Here we are the 1st December – and so the Festive season begins. Baking is one of my favourite activities at this time of year, I love the ritual of creating Christmas treats for family and friends.
This is a Swedish classic; an enriched sweetened bread referred to as saffranslängd. Now the translation isn’t pretty: saffron longs, doesn’t sell it to you does it? I have to do this delicacy justice and call it something prettier. With its almond and vanilla filling making it sweet, buttery and deliciously moist. The saffron adds a unique floral flavour with notes of honey. Saffron is widely used in baked goods at Christmas time in Scandinavia.
I know saffron is exceptionally expensive, and it’s certainly not something you would use every day but you can make this bread with other flavour additions, see my tips below.
If you like this recipe, you might like my Christmas Saffron Wreath
Swedish Saffron Bread with Almond & Vanilla Filling
- 15 g fresh yeast or 5g fast action dried yeast
- 130 ml milk
- 1/2 tsp saffron
- 275 g strong white bread flour
- a good pinch sea salt
- 60 g butter room temperature and diced
- 40 g caster sugar
- 1 large egg
- sugar nibs
- 60 g caster sugar
- 100 g ground almond
- 70 g butter room temperature
- 1 tsp vanilla extract
- 50 g Raisins soaked in boiling water for 30 minutes. optional
- Begin by grinding the saffron in a pestle and mortar. Pour the milk into a small saucepan then add the saffron. Heat the milk with the saffron to 38°C, remove from the heat and add the fresh yeast if using and stir to incorporate with the milk. Place the flour, (dried yeast if using), sugar and salt in the bowl of a free standing mixer with the dough hook attached. Add the milk mixture with the motor running. Mix until a dough forms on a slow speed. Once the dough has come together add three quarters of the egg and gradually add the butter, increase the pace to medium/high and work the dough for another 5-8 minutes or until it feels shiny and smooth, you may need to add a tablespoon of flour if the dough is too loose.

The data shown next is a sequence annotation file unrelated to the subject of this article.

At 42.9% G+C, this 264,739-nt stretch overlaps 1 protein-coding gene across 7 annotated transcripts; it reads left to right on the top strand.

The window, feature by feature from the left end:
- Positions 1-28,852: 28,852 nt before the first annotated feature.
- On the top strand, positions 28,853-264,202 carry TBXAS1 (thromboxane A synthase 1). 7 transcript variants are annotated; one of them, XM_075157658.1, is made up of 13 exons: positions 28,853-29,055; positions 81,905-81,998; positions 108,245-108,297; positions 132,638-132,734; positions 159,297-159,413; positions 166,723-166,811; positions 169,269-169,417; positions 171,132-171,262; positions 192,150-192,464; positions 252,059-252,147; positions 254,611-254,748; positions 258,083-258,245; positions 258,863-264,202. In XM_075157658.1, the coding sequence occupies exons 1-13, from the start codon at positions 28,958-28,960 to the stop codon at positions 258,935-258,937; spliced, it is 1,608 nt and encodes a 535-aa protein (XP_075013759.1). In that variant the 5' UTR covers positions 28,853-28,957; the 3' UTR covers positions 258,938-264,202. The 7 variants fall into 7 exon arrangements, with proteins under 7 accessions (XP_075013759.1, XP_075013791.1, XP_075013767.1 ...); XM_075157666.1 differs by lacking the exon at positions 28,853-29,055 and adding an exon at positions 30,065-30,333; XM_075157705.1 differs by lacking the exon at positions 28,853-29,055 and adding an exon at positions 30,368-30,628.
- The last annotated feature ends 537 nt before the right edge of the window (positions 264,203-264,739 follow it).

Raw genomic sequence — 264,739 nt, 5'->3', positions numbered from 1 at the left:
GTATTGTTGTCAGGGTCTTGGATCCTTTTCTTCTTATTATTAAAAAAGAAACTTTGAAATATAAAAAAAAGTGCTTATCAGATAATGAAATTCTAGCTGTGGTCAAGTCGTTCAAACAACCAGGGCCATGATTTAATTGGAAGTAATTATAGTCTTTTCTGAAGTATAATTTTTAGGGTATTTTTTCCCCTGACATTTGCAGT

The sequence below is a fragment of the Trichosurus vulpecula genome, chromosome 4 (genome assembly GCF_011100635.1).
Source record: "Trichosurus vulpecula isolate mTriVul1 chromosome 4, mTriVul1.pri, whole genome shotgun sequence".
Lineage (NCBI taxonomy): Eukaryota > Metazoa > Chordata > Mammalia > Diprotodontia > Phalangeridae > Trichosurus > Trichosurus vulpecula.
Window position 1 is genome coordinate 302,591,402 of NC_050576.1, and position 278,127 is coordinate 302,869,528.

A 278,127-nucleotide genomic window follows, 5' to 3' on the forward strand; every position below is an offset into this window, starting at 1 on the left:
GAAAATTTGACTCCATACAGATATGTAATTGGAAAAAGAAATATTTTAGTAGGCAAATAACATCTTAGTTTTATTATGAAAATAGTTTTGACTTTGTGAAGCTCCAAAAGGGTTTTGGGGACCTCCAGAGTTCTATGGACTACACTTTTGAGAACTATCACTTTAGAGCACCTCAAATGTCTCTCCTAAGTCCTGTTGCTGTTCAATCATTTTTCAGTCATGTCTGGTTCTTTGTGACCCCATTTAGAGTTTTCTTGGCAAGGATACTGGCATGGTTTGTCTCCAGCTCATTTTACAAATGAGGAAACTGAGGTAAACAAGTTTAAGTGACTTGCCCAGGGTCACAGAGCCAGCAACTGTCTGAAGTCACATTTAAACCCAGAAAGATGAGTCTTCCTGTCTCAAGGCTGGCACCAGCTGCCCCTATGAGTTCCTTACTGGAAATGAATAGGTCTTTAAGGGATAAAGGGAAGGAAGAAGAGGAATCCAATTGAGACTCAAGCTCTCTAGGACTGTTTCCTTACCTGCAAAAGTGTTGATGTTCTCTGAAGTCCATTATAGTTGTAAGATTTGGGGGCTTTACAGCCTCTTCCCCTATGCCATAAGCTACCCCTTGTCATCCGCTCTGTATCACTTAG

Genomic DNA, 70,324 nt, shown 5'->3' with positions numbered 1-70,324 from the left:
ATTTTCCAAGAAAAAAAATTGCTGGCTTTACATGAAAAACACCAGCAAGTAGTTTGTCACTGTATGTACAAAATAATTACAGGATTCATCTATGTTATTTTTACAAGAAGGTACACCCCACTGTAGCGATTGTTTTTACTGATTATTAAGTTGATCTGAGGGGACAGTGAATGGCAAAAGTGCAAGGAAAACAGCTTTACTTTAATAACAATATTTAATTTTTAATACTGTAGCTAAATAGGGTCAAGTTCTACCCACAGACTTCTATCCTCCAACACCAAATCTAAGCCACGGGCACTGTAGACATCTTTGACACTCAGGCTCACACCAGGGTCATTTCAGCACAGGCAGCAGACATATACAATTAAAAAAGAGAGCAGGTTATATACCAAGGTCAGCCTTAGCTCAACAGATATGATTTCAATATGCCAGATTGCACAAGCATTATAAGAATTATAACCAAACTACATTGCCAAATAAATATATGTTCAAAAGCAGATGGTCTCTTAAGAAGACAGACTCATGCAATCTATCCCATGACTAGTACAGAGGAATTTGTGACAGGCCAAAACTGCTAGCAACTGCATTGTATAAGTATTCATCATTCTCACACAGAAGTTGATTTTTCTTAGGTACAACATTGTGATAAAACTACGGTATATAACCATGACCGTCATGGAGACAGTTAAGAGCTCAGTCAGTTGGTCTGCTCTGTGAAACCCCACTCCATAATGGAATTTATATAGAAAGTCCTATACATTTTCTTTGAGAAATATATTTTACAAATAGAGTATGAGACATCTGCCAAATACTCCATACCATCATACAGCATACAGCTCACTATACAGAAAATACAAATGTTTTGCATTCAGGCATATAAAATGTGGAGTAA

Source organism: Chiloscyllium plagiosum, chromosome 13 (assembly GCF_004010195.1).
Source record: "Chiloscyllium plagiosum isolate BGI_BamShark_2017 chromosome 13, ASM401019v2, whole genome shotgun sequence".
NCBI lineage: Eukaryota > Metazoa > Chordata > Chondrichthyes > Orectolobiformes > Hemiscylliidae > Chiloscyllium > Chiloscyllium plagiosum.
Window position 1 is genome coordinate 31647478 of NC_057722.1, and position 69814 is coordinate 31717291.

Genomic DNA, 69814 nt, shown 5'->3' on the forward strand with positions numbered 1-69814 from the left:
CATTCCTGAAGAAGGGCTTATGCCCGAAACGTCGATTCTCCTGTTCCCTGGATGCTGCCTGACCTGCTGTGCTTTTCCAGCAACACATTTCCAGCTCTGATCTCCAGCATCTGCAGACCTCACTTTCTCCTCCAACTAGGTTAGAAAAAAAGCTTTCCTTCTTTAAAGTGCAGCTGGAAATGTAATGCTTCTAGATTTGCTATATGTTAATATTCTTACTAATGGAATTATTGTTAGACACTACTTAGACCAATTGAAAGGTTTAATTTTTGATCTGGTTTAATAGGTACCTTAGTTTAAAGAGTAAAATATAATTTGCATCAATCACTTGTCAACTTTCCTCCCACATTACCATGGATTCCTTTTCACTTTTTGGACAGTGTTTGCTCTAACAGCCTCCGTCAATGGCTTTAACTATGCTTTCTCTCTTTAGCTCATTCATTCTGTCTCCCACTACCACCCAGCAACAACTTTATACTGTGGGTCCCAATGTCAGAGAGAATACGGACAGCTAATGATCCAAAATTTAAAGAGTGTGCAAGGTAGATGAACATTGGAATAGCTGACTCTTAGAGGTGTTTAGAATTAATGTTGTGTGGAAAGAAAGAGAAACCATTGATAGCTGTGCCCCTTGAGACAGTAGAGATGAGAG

- Place the dough in a bowl and cover with a tea towel and let it rest for 20-30 minutes to rest.
- Mix the ground almond, butter, vanilla extract and caster sugar until you have a smooth paste, set to one side.
- When the dough is ready divide it into two. Roll each each one into a rectangle on a lightly floured surface. They should be approximately 25-30cm long and 15-18cm wide. Spread an even layer of filling on the surface. Drain the water from the raisins and sprinkle on the the filling if using. Roll into a log lengthways. Transfer the logs to a baking sheet lined with parchment paper, with enough room each side baring in mind they will double in size.
- Now take a sharp pair of scissors and cut down the centre of the log, pushing the ‘v’ shape to either side. (See diagram). Cover with a tea towel and leave it to rise for approximately 45 minutes or until almost double in size. Meanwhile, heat the oven to 180°C. Brush with the remaining egg and sprinkle with sugar nibs if you have omitted the raisins. Bake for approximately 20-25 minutes or until it’s golden brown in colour. Cool on a wire rack. Serve warm with coffee.
- Fresh yeast is always my preference, I find I get a far better result than with fast action dried. Most bakeries I have approached will sell fresh yeast if you ask.
- Omit the saffron and replace with 1 teaspoon of freshly ground cardamom.
- Omit the vanilla and flavour with the zest of an orange and add 25g dried cranberries per bread.
- Freezes very well, defrost then warm in the oven.